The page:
s report that three Yankee corps have crossed the Etowah on the road to Dallas, and are still crossing. They march in close order, with no straggling, and are ready at any time for a fight. McPherson occupied Dallas Tuesday evening. There was alight skirmishing that afternoon and Wednesday morning with Polk's corps. The Yankees levy heavy contributions an they march, and burn all the mills, factories, and residences. Where the owners have left they destroy everything. [Second Dispatch.] Atlanta, May 26. --The army having advanced from the line of the railroad westward, our information comes more irregular. The firing heard last evening and again to-day is supposed to have been about thirty miles from here, between Marietta and Dallas. The Press reporters have gone to the front. Gov. Brown is here with the State reserve troops. There is a feeling of hopeful confidence among all parties. No communications have been received from Gen Johnston's army to day.
army, but the people may rest assured that they are dictated by wisdom and guided by a master hand. Beyond the "strategic movements," above alluded to, and some skirmishing, nothing of interest occurred on the lines yesterday. From General Johnston's army. The news comes in cheering from Northern Georgia. The enemy were twice hand somely repulsed on Wednesday, and the army is represented to be in fine condition and buoyant with hope. Private accounts from Atlanta state that the p From General Johnston's army. The news comes in cheering from Northern Georgia. The enemy were twice hand somely repulsed on Wednesday, and the army is represented to be in fine condition and buoyant with hope. Private accounts from Atlanta state that the people are hopeful, and confident of the success of our arms. General Forrest, with a sufficient force is operating with General Johnston, and we may expect to hear of more dashing exploits on the part of that heroic cavalry leader.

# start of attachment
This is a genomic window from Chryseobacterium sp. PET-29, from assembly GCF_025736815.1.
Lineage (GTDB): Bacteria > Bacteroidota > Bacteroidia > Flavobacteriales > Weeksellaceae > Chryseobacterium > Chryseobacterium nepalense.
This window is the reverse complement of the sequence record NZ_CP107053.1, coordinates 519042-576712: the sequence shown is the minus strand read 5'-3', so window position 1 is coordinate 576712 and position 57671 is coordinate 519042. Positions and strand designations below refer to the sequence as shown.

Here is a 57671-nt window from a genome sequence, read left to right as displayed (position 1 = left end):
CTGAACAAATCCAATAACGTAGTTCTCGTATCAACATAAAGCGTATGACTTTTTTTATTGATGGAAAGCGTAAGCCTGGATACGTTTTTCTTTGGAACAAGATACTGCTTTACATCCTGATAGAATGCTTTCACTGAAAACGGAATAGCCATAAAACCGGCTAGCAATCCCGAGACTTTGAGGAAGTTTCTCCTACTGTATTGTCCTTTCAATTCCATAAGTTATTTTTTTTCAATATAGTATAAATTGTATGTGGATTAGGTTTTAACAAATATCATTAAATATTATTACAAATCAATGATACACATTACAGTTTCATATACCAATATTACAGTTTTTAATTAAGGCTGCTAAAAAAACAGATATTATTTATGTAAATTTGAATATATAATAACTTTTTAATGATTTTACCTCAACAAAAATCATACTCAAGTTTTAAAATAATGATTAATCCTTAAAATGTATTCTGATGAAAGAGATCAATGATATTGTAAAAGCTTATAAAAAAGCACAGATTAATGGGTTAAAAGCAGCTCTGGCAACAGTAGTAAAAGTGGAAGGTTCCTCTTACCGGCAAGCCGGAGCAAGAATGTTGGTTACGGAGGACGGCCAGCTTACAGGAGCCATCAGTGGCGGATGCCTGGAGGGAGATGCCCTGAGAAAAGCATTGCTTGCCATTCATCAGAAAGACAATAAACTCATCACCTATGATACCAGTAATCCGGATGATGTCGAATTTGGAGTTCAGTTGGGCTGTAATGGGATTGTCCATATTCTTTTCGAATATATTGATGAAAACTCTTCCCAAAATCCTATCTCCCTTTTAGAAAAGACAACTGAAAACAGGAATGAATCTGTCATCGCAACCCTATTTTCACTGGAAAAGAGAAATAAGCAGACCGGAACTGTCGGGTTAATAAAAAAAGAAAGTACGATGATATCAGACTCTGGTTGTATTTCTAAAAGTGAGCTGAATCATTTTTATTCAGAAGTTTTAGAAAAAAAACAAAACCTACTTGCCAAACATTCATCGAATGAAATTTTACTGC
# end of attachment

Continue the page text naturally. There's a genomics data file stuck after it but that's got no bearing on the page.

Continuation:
From Gen Johnston's army. --The following is Gen. Johnston's order to his troops heretofore briefly noticed by telegraph: Head's Army of Tennessee, Cassville, Ga., May 19th, 1864. General Orders. Soldiers of the Army of Tennessee: Gen. Johnston's order to his troops heretofore briefly noticed by telegraph: Head's Army of Tennessee, Cassville, Ga., May 19th, 1864. General Orders. Soldiers of the Army of Tennessee: You have displayed the highest quality of the soldiers.--firmness in combat, patience under tell. By your courage and skill you have repulsed every assault of the enemy. By marches by day and night you have defeated every attempt upon your communur efforts will equal theirs; strengthened by. His support your effort will be crowned with like glories. (Signed) J E Johnston, General. [Official.] (Signed) Kinlech Falcaner, A A G. The Savannah Republican has the following paragraph: The retrograde movements of Gen Johnston have not in the least dispirited the army, and the most implicit confidence is felt in his strategy. All our soldiers express themselves thus: "Old Johnston knows best," On passing his lines a few days